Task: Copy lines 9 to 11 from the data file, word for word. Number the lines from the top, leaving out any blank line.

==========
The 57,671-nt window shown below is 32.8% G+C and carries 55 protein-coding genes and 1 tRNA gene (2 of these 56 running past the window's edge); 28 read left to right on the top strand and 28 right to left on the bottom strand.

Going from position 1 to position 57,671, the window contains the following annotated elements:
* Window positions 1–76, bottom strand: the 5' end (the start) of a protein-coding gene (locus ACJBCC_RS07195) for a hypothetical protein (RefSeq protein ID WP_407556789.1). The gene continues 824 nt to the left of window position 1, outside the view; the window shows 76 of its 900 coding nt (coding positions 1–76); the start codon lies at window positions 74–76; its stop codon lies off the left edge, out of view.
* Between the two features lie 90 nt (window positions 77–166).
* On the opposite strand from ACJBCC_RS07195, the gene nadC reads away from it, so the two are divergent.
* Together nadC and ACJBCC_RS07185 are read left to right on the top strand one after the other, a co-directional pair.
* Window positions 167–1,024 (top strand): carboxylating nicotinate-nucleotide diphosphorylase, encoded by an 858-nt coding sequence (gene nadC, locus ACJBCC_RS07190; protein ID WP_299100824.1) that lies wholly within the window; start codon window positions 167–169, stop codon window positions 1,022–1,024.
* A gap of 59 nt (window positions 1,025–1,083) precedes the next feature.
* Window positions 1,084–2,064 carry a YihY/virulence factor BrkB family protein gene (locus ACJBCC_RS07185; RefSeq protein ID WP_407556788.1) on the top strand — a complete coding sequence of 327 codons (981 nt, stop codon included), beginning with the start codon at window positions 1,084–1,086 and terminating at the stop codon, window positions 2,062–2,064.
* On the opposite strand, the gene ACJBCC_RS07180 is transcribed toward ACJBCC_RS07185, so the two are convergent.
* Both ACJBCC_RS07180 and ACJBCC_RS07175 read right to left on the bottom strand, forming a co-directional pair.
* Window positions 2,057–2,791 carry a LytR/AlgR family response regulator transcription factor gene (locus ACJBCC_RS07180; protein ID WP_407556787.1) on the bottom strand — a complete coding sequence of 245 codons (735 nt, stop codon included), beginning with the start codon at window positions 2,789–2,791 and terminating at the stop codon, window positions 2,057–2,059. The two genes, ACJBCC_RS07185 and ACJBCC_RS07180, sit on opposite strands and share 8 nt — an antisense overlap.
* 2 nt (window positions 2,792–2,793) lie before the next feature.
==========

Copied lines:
* Window positions 1,084–2,064 carry a YihY/virulence factor BrkB family protein gene (locus ACJBCC_RS07185; RefSeq protein ID WP_407556788.1) on the top strand — a complete coding sequence of 327 codons (981 nt, stop codon included), beginning with the start codon at window positions 1,084–1,086 and terminating at the stop codon, window positions 2,062–2,064.
* On the opposite strand, the gene ACJBCC_RS07180 is transcribed toward ACJBCC_RS07185, so the two are convergent.
* Both ACJBCC_RS07180 and ACJBCC_RS07175 read right to left on the bottom strand, forming a co-directional pair.